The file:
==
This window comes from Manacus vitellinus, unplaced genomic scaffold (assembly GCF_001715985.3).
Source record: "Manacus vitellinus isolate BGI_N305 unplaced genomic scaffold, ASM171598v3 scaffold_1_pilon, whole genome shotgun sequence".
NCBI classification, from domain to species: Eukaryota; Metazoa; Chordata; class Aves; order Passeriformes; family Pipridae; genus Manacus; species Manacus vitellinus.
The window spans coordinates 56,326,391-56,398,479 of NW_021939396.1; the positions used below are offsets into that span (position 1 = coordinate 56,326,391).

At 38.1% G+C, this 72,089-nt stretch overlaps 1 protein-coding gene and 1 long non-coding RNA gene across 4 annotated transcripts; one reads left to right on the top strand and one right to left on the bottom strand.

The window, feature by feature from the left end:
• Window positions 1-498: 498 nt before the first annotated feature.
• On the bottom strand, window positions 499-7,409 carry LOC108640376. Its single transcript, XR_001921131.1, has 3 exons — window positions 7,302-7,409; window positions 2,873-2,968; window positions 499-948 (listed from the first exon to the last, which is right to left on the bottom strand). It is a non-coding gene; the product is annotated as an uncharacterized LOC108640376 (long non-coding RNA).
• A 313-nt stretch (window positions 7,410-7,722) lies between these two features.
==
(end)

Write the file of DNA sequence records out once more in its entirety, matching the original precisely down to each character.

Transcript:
This window comes from Manacus vitellinus, unplaced genomic scaffold (assembly GCF_001715985.3).
Source record: "Manacus vitellinus isolate BGI_N305 unplaced genomic scaffold, ASM171598v3 scaffold_1_pilon, whole genome shotgun sequence".
NCBI classification, from domain to species: Eukaryota; Metazoa; Chordata; class Aves; order Passeriformes; family Pipridae; genus Manacus; species Manacus vitellinus.
The window spans coordinates 56,326,391-56,398,479 of NW_021939396.1; the positions used below are offsets into that span (position 1 = coordinate 56,326,391).

At 38.1% G+C, this 72,089-nt stretch overlaps 1 protein-coding gene and 1 long non-coding RNA gene across 4 annotated transcripts; one reads left to right on the top strand and one right to left on the bottom strand.

The window, feature by feature from the left end:
• Window positions 1-498: 498 nt before the first annotated feature.
• On the bottom strand, window positions 499-7,409 carry LOC108640376. Its single transcript, XR_001921131.1, has 3 exons — window positions 7,302-7,409; window positions 2,873-2,968; window positions 499-948 (listed from the first exon to the last, which is right to left on the bottom strand). It is a non-coding gene; the product is annotated as an uncharacterized LOC108640376 (long non-coding RNA).
• A 313-nt stretch (window positions 7,410-7,722) lies between these two features.